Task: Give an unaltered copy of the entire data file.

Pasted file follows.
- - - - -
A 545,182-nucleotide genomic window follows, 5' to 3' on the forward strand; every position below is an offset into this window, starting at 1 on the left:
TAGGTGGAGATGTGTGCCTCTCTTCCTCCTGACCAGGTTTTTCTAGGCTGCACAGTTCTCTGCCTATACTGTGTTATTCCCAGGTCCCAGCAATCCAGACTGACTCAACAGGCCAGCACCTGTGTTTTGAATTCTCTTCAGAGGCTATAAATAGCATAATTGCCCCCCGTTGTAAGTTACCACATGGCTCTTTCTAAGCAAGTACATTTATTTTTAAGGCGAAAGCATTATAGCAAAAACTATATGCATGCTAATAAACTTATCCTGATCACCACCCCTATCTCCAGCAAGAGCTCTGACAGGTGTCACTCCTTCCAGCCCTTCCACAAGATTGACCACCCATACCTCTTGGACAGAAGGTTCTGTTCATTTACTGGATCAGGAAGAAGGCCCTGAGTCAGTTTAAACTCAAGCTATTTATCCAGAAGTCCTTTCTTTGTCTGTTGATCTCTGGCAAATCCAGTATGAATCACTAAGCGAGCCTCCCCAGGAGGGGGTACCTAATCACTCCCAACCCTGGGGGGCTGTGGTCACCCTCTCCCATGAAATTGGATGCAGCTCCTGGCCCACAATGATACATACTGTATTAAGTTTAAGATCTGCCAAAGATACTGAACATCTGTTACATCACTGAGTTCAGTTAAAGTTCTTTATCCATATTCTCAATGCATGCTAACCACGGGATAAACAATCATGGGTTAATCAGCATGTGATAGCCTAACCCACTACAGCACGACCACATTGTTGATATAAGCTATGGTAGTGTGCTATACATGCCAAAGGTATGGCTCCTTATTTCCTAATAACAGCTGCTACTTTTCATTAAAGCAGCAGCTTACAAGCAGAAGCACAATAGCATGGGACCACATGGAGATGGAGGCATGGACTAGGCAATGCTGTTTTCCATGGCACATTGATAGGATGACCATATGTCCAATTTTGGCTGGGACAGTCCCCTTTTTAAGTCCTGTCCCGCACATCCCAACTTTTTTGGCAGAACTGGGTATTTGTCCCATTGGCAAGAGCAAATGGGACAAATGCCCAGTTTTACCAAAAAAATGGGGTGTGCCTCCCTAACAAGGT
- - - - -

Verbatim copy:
A 545,182-nucleotide genomic window follows, 5' to 3' on the forward strand; every position below is an offset into this window, starting at 1 on the left:
TAGGTGGAGATGTGTGCCTCTCTTCCTCCTGACCAGGTTTTTCTAGGCTGCACAGTTCTCTGCCTATACTGTGTTATTCCCAGGTCCCAGCAATCCAGACTGACTCAACAGGCCAGCACCTGTGTTTTGAATTCTCTTCAGAGGCTATAAATAGCATAATTGCCCCCCGTTGTAAGTTACCACATGGCTCTTTCTAAGCAAGTACATTTATTTTTAAGGCGAAAGCATTATAGCAAAAACTATATGCATGCTAATAAACTTATCCTGATCACCACCCCTATCTCCAGCAAGAGCTCTGACAGGTGTCACTCCTTCCAGCCCTTCCACAAGATTGACCACCCATACCTCTTGGACAGAAGGTTCTGTTCATTTACTGGATCAGGAAGAAGGCCCTGAGTCAGTTTAAACTCAAGCTATTTATCCAGAAGTCCTTTCTTTGTCTGTTGATCTCTGGCAAATCCAGTATGAATCACTAAGCGAGCCTCCCCAGGAGGGGGTACCTAATCACTCCCAACCCTGGGGGGCTGTGGTCACCCTCTCCCATGAAATTGGATGCAGCTCCTGGCCCACAATGATACATACTGTATTAAGTTTAAGATCTGCCAAAGATACTGAACATCTGTTACATCACTGAGTTCAGTTAAAGTTCTTTATCCATATTCTCAATGCATGCTAACCACGGGATAAACAATCATGGGTTAATCAGCATGTGATAGCCTAACCCACTACAGCACGACCACATTGTTGATATAAGCTATGGTAGTGTGCTATACATGCCAAAGGTATGGCTCCTTATTTCCTAATAACAGCTGCTACTTTTCATTAAAGCAGCAGCTTACAAGCAGAAGCACAATAGCATGGGACCACATGGAGATGGAGGCATGGACTAGGCAATGCTGTTTTCCATGGCACATTGATAGGATGACCATATGTCCAATTTTGGCTGGGACAGTCCCCTTTTTAAGTCCTGTCCCGCACATCCCAACTTTTTTGGCAGAACTGGGTATTTGTCCCATTGGCAAGAGCAAATGGGACAAATGCCCAGTTTTACCAAAAAAATGGGGTGTGCCTCCCTAACAAGGT